Darin: [00:11:33]
So we talked about mocks and stubs. Is there ever any reason to test a microservice against a real live system?

Viktor: [00:11:42]
Yes. I would say that potentially once you create a pull request, which is a signal that, Hey, my work is done, most likely. Now there might be changes depending on the review and the results of doing this and that, but more or less I'm finished. I create a pull request and from there on, we're talking more about automation than me doing something all the time frequently and then I don't mind if you create a production copy of your system, or let's say a replica of the production releases of your system. But again, it's production, right? We're not talking about a staging environment where my new release mixed with future releases of other applications. We're not talking about that. We are talking about my application at one moment might be deployed in an environment where it speaks with production releases of the rest of the system and then we run some integration tests or whatever.

Darin: [00:12:38]
and this goes back to the previous episode about time to market or speed to market that if you are truly releasing independently, and I think that's the key phrase that you have to only be looking at whatever current production is. No ifs, ands or buts, because if you quickly have a dependency on something that's upcoming, now you're the bottleneck.

Viktor: [00:13:02]
Yeah, your stuff cannot be released until the thing that is upcoming is released as well. You need to wait for others. While it makes much more sense for me to release my stuff that is against production version of something and even if minute later you deploy a new release of something else, I will still be communicating with the version of your API that I chose at the time I released my stuff. So I speak with you version two and I deployed it to production. It speaks with you version two. You deploy version three of your stuff. I'm still speaking with version two of you or I can be speaking with version 2.1 of you, or 2.2 or 2.3, but I'm not going to speak with your API 3.0 no matter what you deploy. Now, but once you release what 3.0, then I can potentially change my application to speak for your breaking changes, whatever they are. But most of the time we don't make breaking changes right. How often do we make breaking? Sorry, that was such a silly thing. I just said. How often should we be making breaking changes? And the answer is almost never.

Darin: [00:14:09]
There has to be a really good reason to have a breaking change. Instead of a breaking change, you should just have a new feature.

Viktor: [00:14:15]
Yeah, you can have new functionality. That's not a breaking change.

Darin: [00:14:19]
New functionality and then you've deprecated the old until it's finally gone.

Viktor: [00:14:23]
I mean, completely new, new feature, new API, new API endpoint.

Darin: [00:14:27]
API. Yeah. A new, a new endpoint that's replacing the one that was going to be an in place breaking change. It's like doing SQL updates. Right. I don't do updates. I do creates, or I do just inserts. Right? I'm only doing inserts. I'm never doing an update of an existing record.

Viktor: [00:14:44]
Actually that's funny because, and this probably now completely unrelated with our subject, but not long ago, I had a kind of conversation with disagreement with a few people that they said that, Hey, API version and kind in Kubernetes manifests is one of those things that nobody needs and I freaked out kind of. What do you mean we don't need API version? Do you really want your stuff to break every time Kubernetes makes something new or changes something? That API version in Kubernetes manifest is probably the most important part of the manifest.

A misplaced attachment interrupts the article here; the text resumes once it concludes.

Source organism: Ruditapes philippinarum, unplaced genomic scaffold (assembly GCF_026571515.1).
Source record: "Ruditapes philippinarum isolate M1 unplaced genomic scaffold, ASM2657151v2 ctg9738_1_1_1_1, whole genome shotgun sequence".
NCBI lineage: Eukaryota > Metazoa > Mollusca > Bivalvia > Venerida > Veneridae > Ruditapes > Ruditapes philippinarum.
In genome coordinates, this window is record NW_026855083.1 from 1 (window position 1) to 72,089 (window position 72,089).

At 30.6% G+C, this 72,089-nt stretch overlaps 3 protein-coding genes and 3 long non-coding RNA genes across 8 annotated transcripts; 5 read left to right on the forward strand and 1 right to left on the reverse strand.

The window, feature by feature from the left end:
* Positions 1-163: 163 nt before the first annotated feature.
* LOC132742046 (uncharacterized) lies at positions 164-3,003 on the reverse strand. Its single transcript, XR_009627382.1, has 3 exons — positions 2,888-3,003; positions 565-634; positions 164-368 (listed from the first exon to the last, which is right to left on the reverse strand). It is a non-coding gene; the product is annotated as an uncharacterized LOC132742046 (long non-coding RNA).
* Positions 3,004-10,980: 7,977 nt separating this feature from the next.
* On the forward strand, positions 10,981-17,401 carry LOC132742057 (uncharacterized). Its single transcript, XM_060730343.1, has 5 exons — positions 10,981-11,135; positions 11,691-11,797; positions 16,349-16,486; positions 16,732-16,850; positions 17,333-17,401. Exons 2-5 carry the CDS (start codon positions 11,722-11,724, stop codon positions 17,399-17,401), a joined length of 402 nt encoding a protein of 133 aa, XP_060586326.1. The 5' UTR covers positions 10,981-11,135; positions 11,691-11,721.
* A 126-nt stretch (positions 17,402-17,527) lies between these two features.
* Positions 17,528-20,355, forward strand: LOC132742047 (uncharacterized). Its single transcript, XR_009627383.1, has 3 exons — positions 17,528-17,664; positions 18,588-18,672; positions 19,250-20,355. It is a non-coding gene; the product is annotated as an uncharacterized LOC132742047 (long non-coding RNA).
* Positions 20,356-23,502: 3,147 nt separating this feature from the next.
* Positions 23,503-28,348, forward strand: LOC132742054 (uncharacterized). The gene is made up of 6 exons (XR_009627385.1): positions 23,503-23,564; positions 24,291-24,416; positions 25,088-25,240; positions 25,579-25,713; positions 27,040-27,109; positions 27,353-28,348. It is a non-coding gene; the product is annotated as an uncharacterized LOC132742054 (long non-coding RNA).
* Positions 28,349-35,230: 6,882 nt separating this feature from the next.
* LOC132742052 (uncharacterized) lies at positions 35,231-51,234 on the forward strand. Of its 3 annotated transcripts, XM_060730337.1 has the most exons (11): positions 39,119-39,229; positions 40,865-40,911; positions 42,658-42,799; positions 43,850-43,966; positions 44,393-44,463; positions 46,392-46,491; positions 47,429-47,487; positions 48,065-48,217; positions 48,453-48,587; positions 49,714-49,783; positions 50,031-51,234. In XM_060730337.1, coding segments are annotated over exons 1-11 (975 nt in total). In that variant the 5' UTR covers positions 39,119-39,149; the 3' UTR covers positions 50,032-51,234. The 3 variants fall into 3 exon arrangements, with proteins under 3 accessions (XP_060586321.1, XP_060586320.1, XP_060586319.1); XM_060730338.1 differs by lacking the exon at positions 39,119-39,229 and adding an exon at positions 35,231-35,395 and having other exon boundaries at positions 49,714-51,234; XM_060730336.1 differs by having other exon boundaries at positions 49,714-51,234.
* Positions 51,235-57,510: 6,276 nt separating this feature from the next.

Darin: [00:15:21]
I'll use an example that we're dealing with right now. There is a current at the time of recording a current breaking change in the chaos course, or that the chaos course is breaking due to some changes with Istio and it's due to the versioning of the Istio API that the tooling has a problem with, and we've got PRs in and waiting on approvals and at the time of recording, but it's like, man, the API is a wonderful thing, but it can also bite you at the same time. So I understand the people that were arguing with you. I understand where they're coming from, but I would rather have the version because that version is known and I know exactly what I'm going to get, even if it's stupid.

Viktor: [00:16:03]
Exactly and that problem that you mentioned right then, correct me if I'm wrong, because actually you made the PR. You probably know about it more than me, but the whole problem was because that specific module of Chaos Toolkit is not passing in all cases, the version that was specified, and sometimes it's using just the latest and that creates chaos.

Darin: [00:16:24]
Yes. Uh, sort of, but close enough for the recording. Yes. So testing API versions make a big difference. Forget about testing. API versions matter, always. So if you have a versionless okay, let's go off this point for a second, because since we're talking about testing. As an application developer, should you be creating versionless APIs?

Viktor: [00:16:48]
If you're selfish, you should make versionless APIs. I think that that's the core of the problem is that for you, as a person managing some applications that has an API, it's so much easier not to version that API. Less code. Less things to worry about. You're going to make everybody else suffer in the process. Everybody who is consuming your application, your API, is going to suffer, but it is going to be easier for you and that's why most APIs are not versioned. It's simply harder to version than not to version.